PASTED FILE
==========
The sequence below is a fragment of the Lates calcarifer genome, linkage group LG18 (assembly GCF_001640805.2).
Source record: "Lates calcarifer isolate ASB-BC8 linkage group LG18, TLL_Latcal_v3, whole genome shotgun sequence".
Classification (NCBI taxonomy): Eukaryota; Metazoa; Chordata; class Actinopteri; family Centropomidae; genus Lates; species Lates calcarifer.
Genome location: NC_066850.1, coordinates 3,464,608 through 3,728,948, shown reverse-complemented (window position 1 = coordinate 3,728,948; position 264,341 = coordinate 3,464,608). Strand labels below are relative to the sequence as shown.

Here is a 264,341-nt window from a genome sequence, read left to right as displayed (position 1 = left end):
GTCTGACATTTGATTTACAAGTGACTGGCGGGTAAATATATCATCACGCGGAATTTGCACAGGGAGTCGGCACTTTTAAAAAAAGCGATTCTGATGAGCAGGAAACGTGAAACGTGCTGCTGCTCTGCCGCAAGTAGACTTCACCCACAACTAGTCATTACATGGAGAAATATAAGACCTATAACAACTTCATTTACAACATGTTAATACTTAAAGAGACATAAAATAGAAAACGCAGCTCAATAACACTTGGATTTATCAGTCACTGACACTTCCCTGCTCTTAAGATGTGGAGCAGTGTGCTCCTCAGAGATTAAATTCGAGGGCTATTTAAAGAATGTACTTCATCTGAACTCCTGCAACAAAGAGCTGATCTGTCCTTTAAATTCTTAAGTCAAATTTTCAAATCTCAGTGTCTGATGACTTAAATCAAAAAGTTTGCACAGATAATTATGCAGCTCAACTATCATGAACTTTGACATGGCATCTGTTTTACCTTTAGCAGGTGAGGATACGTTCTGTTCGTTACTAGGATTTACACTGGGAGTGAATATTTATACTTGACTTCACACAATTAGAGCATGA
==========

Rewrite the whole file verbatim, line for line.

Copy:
The sequence below is a fragment of the Lates calcarifer genome, linkage group LG18 (assembly GCF_001640805.2).
Source record: "Lates calcarifer isolate ASB-BC8 linkage group LG18, TLL_Latcal_v3, whole genome shotgun sequence".
Classification (NCBI taxonomy): Eukaryota; Metazoa; Chordata; class Actinopteri; family Centropomidae; genus Lates; species Lates calcarifer.
Genome location: NC_066850.1, coordinates 3,464,608 through 3,728,948, shown reverse-complemented (window position 1 = coordinate 3,728,948; position 264,341 = coordinate 3,464,608). Strand labels below are relative to the sequence as shown.

Here is a 264,341-nt window from a genome sequence, read left to right as displayed (position 1 = left end):
GTCTGACATTTGATTTACAAGTGACTGGCGGGTAAATATATCATCACGCGGAATTTGCACAGGGAGTCGGCACTTTTAAAAAAAGCGATTCTGATGAGCAGGAAACGTGAAACGTGCTGCTGCTCTGCCGCAAGTAGACTTCACCCACAACTAGTCATTACATGGAGAAATATAAGACCTATAACAACTTCATTTACAACATGTTAATACTTAAAGAGACATAAAATAGAAAACGCAGCTCAATAACACTTGGATTTATCAGTCACTGACACTTCCCTGCTCTTAAGATGTGGAGCAGTGTGCTCCTCAGAGATTAAATTCGAGGGCTATTTAAAGAATGTACTTCATCTGAACTCCTGCAACAAAGAGCTGATCTGTCCTTTAAATTCTTAAGTCAAATTTTCAAATCTCAGTGTCTGATGACTTAAATCAAAAAGTTTGCACAGATAATTATGCAGCTCAACTATCATGAACTTTGACATGGCATCTGTTTTACCTTTAGCAGGTGAGGATACGTTCTGTTCGTTACTAGGATTTACACTGGGAGTGAATATTTATACTTGACTTCACACAATTAGAGCATGA